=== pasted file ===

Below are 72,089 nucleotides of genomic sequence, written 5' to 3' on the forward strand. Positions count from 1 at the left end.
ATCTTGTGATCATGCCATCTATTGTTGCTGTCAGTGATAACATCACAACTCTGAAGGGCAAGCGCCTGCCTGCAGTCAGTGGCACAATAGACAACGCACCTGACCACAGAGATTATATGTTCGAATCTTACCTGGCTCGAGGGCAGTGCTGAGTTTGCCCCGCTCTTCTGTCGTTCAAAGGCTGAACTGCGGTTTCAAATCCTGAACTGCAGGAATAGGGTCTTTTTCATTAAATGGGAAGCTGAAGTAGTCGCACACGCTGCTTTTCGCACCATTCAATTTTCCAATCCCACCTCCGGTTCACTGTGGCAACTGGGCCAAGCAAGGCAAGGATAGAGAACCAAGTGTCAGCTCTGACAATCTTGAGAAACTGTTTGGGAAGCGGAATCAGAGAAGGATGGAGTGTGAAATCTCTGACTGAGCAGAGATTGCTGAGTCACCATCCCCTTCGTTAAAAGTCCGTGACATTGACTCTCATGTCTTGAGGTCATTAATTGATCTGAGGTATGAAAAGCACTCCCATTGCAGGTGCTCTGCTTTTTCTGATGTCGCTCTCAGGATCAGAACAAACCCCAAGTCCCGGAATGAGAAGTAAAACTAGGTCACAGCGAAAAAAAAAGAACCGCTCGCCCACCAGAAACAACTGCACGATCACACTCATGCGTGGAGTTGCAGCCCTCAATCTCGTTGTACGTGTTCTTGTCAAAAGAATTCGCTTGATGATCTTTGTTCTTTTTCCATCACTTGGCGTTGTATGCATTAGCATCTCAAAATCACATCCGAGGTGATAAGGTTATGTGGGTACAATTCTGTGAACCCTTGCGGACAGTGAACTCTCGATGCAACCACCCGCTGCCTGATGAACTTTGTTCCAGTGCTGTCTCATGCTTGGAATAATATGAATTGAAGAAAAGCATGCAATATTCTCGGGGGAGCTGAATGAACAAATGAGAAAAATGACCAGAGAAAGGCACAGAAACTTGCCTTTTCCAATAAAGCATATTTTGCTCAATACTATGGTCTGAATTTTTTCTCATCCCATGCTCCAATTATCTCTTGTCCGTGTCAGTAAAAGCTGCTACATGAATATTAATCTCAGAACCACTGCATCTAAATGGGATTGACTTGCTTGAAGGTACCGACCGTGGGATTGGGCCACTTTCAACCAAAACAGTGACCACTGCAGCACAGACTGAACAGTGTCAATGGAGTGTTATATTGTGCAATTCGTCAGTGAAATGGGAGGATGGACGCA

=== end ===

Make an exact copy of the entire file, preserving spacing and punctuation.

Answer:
Below are 72,089 nucleotides of genomic sequence, written 5' to 3' on the forward strand. Positions count from 1 at the left end.
ATCTTGTGATCATGCCATCTATTGTTGCTGTCAGTGATAACATCACAACTCTGAAGGGCAAGCGCCTGCCTGCAGTCAGTGGCACAATAGACAACGCACCTGACCACAGAGATTATATGTTCGAATCTTACCTGGCTCGAGGGCAGTGCTGAGTTTGCCCCGCTCTTCTGTCGTTCAAAGGCTGAACTGCGGTTTCAAATCCTGAACTGCAGGAATAGGGTCTTTTTCATTAAATGGGAAGCTGAAGTAGTCGCACACGCTGCTTTTCGCACCATTCAATTTTCCAATCCCACCTCCGGTTCACTGTGGCAACTGGGCCAAGCAAGGCAAGGATAGAGAACCAAGTGTCAGCTCTGACAATCTTGAGAAACTGTTTGGGAAGCGGAATCAGAGAAGGATGGAGTGTGAAATCTCTGACTGAGCAGAGATTGCTGAGTCACCATCCCCTTCGTTAAAAGTCCGTGACATTGACTCTCATGTCTTGAGGTCATTAATTGATCTGAGGTATGAAAAGCACTCCCATTGCAGGTGCTCTGCTTTTTCTGATGTCGCTCTCAGGATCAGAACAAACCCCAAGTCCCGGAATGAGAAGTAAAACTAGGTCACAGCGAAAAAAAAAGAACCGCTCGCCCACCAGAAACAACTGCACGATCACACTCATGCGTGGAGTTGCAGCCCTCAATCTCGTTGTACGTGTTCTTGTCAAAAGAATTCGCTTGATGATCTTTGTTCTTTTTCCATCACTTGGCGTTGTATGCATTAGCATCTCAAAATCACATCCGAGGTGATAAGGTTATGTGGGTACAATTCTGTGAACCCTTGCGGACAGTGAACTCTCGATGCAACCACCCGCTGCCTGATGAACTTTGTTCCAGTGCTGTCTCATGCTTGGAATAATATGAATTGAAGAAAAGCATGCAATATTCTCGGGGGAGCTGAATGAACAAATGAGAAAAATGACCAGAGAAAGGCACAGAAACTTGCCTTTTCCAATAAAGCATATTTTGCTCAATACTATGGTCTGAATTTTTTCTCATCCCATGCTCCAATTATCTCTTGTCCGTGTCAGTAAAAGCTGCTACATGAATATTAATCTCAGAACCACTGCATCTAAATGGGATTGACTTGCTTGAAGGTACCGACCGTGGGATTGGGCCACTTTCAACCAAAACAGTGACCACTGCAGCACAGACTGAACAGTGTCAATGGAGTGTTATATTGTGCAATTCGTCAGTGAAATGGGAGGATGGACGCA